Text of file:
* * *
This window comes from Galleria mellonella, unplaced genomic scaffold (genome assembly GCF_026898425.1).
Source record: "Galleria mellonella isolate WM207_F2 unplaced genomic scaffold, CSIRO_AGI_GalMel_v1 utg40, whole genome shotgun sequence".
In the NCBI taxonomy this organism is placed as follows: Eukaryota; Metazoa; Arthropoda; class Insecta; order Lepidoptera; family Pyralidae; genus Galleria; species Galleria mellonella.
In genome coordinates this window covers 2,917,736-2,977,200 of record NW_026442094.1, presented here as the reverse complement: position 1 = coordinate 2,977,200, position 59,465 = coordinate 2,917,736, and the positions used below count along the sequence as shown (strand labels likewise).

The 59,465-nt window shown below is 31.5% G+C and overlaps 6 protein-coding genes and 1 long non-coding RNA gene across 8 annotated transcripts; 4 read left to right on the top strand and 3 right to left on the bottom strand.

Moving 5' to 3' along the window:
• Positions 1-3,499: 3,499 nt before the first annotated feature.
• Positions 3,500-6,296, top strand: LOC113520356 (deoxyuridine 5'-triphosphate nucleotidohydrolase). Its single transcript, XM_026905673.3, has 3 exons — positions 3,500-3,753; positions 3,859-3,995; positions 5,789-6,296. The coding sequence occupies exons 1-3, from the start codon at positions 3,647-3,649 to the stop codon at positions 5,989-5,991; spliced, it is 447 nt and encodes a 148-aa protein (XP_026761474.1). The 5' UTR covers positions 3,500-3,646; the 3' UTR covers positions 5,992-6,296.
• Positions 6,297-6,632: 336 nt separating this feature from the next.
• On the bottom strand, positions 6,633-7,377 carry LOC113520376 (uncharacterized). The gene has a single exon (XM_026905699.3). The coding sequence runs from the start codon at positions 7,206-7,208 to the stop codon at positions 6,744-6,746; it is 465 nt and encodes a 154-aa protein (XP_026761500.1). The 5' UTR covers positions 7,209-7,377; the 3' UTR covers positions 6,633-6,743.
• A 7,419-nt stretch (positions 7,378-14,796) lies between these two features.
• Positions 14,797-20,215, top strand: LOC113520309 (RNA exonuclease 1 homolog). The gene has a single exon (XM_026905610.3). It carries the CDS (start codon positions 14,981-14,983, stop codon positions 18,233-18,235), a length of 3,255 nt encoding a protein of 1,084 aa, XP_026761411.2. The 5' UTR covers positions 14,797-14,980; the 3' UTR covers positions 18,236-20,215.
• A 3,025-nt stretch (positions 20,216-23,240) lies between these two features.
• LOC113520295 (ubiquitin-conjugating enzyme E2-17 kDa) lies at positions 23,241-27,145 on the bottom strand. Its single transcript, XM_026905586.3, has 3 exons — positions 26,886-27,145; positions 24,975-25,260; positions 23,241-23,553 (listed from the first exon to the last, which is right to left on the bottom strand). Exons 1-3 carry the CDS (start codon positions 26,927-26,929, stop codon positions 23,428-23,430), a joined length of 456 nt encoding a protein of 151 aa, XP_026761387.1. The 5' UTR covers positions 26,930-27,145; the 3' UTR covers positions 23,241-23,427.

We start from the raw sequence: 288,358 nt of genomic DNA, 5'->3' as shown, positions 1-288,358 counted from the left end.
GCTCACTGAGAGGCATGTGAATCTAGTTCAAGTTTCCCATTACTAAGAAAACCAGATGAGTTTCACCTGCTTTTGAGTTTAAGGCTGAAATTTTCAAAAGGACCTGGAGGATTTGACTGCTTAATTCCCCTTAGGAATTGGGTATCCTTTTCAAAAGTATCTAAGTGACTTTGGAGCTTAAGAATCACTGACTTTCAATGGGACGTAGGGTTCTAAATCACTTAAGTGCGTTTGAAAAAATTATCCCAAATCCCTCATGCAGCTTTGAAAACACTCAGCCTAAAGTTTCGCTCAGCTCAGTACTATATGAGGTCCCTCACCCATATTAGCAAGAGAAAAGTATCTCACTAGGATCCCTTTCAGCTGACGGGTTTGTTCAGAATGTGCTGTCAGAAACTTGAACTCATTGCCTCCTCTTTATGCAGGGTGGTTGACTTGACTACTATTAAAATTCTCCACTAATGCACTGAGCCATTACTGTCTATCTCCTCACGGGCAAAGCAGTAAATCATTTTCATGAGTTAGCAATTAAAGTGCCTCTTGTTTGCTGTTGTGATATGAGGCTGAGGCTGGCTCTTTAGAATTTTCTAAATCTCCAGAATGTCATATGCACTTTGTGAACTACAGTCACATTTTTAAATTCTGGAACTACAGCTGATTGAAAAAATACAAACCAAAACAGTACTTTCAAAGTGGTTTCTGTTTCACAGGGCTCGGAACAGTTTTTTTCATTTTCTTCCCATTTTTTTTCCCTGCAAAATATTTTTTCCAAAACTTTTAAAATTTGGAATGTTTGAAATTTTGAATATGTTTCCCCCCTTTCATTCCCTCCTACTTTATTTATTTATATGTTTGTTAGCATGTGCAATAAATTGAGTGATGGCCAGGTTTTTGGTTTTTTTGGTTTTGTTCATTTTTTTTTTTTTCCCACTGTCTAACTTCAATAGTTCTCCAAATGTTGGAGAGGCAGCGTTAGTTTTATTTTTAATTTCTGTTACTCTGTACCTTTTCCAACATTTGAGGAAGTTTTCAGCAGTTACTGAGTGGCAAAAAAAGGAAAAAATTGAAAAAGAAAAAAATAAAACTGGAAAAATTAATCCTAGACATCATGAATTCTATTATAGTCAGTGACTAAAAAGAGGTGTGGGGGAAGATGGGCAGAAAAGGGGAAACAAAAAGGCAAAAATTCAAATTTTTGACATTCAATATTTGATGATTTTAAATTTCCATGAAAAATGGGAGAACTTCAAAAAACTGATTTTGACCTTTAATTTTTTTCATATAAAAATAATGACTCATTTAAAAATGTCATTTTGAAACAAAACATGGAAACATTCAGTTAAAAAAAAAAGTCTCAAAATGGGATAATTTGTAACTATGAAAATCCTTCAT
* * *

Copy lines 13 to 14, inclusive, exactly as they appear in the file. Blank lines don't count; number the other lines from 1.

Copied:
• A 3,025-nt stretch (positions 20,216-23,240) lies between these two features.
• LOC113520295 (ubiquitin-conjugating enzyme E2-17 kDa) lies at positions 23,241-27,145 on the bottom strand. Its single transcript, XM_026905586.3, has 3 exons — positions 26,886-27,145; positions 24,975-25,260; positions 23,241-23,553 (listed from the first exon to the last, which is right to left on the bottom strand). Exons 1-3 carry the CDS (start codon positions 26,927-26,929, stop codon positions 23,428-23,430), a joined length of 456 nt encoding a protein of 151 aa, XP_026761387.1. The 5' UTR covers positions 26,930-27,145; the 3' UTR covers positions 23,241-23,427.